Shares in insurance giant Prudential (LSE: PRU) have steamed higher in Tuesday business, after the firm’s latest financial statement underlined the huge potential of its Asian marketplaces. The financial favourite was last dealing 3% higher from Monday’s close.
Asia powering up
Prudential announced that group-wide operating profit clocked in at a whopping £4.26bn last year, up 7% from 2015 levels and setting a fresh record Lauding the results, chief executive Mike Wells commented that “our performance has been driven by Asia, which has delivered a seventh consecutive year of double-digit growth in new business profit.”
New profits from the region surged 37% in 2016, up to £2.03bn, a result that drove total Asian operating profit 28% higher to £1.64bn. And Prudential has seen momentum pick up in recent months, with quarterly annual premium equivalent (APE) sales in Asia breaching the £1bn marker for the first time during October–December.
Asia is undoubtedly the jewel in The Pru’s crown, but today’s results also indicated the strength of the company’s other global operations. Indeed, the insurer saw operating profit at its US Jackson division rise 20% last year, to £2.05bn.
And the City sees no reason for the bottom line at Prudential to stop pounding higher. Indeed, brokers have predicted earnings expansion of 14% and 8% in 2017 and 2018 alone.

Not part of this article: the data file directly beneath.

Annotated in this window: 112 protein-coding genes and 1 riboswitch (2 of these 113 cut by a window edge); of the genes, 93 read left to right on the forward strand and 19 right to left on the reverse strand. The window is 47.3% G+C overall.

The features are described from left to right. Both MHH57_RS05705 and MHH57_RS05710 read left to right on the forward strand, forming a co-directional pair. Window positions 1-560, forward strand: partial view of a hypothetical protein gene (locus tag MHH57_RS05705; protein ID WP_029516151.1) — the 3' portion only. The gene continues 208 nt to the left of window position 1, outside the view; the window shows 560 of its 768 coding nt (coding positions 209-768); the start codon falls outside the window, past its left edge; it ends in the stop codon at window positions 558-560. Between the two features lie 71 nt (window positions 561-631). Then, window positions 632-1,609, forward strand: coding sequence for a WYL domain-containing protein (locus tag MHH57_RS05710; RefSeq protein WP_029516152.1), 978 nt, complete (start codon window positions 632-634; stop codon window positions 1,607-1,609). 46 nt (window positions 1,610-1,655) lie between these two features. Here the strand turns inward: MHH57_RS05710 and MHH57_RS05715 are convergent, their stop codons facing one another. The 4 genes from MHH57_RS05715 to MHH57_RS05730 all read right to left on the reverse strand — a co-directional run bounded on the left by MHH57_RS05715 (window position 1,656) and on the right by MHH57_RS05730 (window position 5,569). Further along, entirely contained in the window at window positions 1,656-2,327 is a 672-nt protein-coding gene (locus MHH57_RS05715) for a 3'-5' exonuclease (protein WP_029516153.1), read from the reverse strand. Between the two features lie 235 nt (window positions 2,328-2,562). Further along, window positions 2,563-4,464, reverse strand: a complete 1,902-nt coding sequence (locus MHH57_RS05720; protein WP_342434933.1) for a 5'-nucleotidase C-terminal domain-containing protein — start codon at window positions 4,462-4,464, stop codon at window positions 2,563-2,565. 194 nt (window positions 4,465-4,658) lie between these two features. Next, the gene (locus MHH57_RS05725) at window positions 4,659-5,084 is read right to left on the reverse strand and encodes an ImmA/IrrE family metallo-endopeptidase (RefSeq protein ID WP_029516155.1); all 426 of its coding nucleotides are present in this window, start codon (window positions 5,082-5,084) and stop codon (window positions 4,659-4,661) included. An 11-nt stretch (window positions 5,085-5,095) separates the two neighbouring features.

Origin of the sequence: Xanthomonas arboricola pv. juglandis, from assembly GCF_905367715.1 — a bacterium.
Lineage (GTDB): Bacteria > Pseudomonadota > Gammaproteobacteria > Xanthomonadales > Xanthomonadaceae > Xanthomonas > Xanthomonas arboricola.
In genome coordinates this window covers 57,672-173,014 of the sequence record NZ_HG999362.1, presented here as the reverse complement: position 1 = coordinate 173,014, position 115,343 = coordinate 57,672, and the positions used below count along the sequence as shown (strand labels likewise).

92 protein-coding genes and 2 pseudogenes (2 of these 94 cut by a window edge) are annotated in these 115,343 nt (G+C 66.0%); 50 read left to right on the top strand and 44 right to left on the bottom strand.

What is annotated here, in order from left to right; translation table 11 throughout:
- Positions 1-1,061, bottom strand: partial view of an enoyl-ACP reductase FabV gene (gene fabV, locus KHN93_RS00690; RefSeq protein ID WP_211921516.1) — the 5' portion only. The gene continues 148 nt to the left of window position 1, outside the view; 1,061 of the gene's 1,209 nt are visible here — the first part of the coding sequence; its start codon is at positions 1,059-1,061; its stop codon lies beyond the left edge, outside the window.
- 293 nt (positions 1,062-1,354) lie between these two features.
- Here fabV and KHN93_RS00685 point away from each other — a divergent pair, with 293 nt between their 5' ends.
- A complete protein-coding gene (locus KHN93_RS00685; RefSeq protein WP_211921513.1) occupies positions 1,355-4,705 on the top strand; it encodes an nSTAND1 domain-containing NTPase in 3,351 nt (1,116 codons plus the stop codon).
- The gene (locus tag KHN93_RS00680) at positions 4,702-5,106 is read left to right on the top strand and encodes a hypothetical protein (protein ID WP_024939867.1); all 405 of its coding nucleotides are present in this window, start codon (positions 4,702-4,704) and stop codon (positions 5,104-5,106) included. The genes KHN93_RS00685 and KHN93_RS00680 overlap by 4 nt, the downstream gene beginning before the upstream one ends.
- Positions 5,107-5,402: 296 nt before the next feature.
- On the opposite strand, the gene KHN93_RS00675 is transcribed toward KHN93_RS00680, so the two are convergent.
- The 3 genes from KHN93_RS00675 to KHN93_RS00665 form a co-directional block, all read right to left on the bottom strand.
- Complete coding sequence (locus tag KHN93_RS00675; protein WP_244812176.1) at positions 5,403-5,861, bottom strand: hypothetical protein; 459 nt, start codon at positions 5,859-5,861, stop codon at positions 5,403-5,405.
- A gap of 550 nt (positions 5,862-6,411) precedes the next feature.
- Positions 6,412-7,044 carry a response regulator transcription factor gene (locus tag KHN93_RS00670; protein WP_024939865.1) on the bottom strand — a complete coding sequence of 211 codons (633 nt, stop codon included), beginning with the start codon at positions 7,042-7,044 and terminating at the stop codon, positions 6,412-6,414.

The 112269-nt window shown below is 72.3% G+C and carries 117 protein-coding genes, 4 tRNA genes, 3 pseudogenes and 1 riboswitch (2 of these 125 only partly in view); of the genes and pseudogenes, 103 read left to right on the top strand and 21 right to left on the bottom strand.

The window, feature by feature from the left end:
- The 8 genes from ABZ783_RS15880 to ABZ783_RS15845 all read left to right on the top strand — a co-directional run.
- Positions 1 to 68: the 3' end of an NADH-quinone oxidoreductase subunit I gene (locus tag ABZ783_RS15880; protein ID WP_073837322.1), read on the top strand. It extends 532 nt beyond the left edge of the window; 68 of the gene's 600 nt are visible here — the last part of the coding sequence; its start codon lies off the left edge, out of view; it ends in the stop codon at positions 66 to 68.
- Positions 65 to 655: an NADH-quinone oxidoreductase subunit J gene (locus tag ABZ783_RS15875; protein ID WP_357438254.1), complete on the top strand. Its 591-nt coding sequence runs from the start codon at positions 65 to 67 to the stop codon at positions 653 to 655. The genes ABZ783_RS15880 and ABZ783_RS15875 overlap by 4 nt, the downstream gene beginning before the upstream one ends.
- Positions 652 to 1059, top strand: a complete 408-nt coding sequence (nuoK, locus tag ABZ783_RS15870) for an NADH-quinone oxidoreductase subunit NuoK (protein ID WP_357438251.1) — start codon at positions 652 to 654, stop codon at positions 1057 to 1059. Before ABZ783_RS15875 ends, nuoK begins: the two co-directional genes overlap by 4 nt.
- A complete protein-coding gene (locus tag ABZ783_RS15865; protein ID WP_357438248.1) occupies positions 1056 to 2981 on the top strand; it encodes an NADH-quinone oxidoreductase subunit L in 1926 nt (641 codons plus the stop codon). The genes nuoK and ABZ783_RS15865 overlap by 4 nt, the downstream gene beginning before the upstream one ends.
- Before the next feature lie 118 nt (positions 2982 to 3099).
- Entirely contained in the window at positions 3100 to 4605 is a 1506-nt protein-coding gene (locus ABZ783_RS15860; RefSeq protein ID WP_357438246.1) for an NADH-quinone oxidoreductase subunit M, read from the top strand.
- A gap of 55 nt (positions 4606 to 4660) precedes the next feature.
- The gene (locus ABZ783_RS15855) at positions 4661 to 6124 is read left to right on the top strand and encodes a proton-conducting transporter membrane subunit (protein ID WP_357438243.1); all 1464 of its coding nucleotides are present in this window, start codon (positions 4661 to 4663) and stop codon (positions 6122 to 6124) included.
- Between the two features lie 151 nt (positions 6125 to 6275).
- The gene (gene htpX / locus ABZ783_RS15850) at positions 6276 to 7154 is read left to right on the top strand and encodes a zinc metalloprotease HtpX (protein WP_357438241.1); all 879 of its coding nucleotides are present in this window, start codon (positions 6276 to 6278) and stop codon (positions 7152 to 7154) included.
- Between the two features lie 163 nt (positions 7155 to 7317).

These figures result in P/E ratios of just 12.7 times and 11.7 times, well below the forward average of 15 times for the broader FTSE 100.
I reckon this is a steal given Prudential’s exceptional growth potential, as its expanding presence in Asia latches onto favourable demographic trends like booming population growth and increasing personal income levels.
Likewise, I reckon GlaxoSmithKline (LSE: GSK) is in great shape to deliver excellent earnings growth in the near-term and beyond.
The global geographic diversification of the medicine giant’s operations helps to mitigate the impact of macroeconomic bumpiness in one or two regions. And the essential nature of GlaxoSmithKline’s products provides it with an extra layer of earnings protection in the event of broader economic problems.
Besides this, while GlaxoSmithKline remains haunted to some extent by major patent expirations like that of Advair in the US, the company’s pumped-up pipeline is consigning the worst of these revenues hits to history.
Indeed, the company saw new product sales more than double in 2016, to £4.5bn. And GlaxoSmithKline has plenty more potential earnings drivers up its sleeve, and now expects sales of its New Pharmaceutical and Vaccine products to hit £6bn per annum at constant exchange rates by 2018. This’s two years ahead of its earlier estimate.
The number crunchers expect GlaxoSmithKline to throw out earnings growth of 9% in 2017 and 3% next year, projections that create P/E ratios of just 15 times and 14.7 times for this year and next. And I reckon investors can look forward to bottom line growth bulging further out as the next generation of sales stars hit the shelves.
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Royston Wild has no position in any shares mentioned. The Motley Fool UK owns shares of and has recommended GlaxoSmithKline. We Fools don't all hold the same opinions, but we all believe that considering a diverse range of insights makes us better investors.